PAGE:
While neither teaching nor yoga may seem like simple practices on the surface, at the core both involve connecting to our humanity and breathing deeply through the challenges. Sometimes, though, the apprehension builds and you just know (as a favorite teacher said during a particularly challenging sequence in class recently), “this is going to suck, but it won’t last forever.” This teacher reminded the class that we came to the mat willingly, and to make the most of the experience. Just like in teaching, when the challenges seem great and the obstacles insurmountable, those are often the moments where the most growth occurs. The moment when we most want to step out is often when we need to redouble our focus. As Jamilah Pitts explains in Don’t Say Nothing (2016), “Teaching as an act of resistance and teaching as an act of healing are not mutually exclusive” (p. 48), and our students are watching us. She writes about the importance of talking about race in schools, emphasizing the need for all of us to listen to and learn from our students, and when we don’t have the words, to say exactly what we are feeling. This is a humanizing practice, and this is why I teach.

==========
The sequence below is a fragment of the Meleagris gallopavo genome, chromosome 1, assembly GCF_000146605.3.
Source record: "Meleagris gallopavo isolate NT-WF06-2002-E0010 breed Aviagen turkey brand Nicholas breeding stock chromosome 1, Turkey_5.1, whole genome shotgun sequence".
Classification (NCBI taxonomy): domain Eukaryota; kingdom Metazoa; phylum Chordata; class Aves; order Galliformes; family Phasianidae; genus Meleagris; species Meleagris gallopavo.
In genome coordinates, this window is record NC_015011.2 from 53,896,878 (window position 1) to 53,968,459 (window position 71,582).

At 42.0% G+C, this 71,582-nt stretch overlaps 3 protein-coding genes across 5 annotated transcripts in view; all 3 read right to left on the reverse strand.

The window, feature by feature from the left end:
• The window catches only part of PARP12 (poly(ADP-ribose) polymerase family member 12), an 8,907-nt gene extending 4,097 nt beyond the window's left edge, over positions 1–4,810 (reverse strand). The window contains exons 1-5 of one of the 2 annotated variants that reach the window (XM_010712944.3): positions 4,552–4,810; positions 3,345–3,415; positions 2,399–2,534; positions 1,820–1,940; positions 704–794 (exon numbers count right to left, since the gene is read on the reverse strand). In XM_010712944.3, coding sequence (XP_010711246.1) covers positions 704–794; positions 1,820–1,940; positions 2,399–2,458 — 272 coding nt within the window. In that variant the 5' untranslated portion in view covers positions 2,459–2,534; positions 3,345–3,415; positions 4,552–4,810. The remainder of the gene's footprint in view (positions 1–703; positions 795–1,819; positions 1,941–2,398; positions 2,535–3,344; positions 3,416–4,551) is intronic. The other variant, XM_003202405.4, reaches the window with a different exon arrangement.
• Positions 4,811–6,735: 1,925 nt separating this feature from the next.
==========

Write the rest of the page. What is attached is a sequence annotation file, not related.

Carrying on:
So cue the music, roll out the mat, and breathe. Namaste.
De todas las profesiones la de maestro es la que lleva paz en el alma.
Of all the professions, teaching brings peace to the soul.
(Jose Marti, Cuban hero, patriot and poet)
This post is dedicated to the memory of my dear friend Mary Diaz. Her wisdom, candor and genuine care for humanity continues to guide me in spirit.
Aaronson, J. (2008). Knowing students as individuals. In M. Pollock. (Ed.). Everyday anti-racism. Getting real about race in School. New York, NY: The New Press.
Ayers, W. (2010). To teach. The journey, in comics. New York, NY. Teachers College Press.
Delpit, L. (2010). “Multiplication is for white people”. Raising expectations for other people’s children. New York, NY: The New Press.
Bartolome, Lilia I. (1994). Beyond the methods fetish: Toward a humanizing pedagogy. Harvard Educational Review, 64(2), 173-94.
Cushing-Leubner, J., & Bigelow, M. (2014). Principled eclecticism and the holistic approach to language teaching and learning. In S. Çelik (Ed.), Approaches and principles in English as a Foreign Language (EFL) Education (pp. 254-263). Ankara, Turkey: Eğiten. PDF available at http://www.cehd.umn.edu/ci/people/profiles/documents/BigelowPricipledEclecticism.pdf
Kozol, J. (2007). Letters to a young teacher. New York: Crown.
Pitts, J. (2016, Fall). Don’t say nothing. Teaching Tolerance. Number 54, 46-49. Available at http://www.tolerance.org/magazine/tt54-fall-2016/feature/dont-say-nothing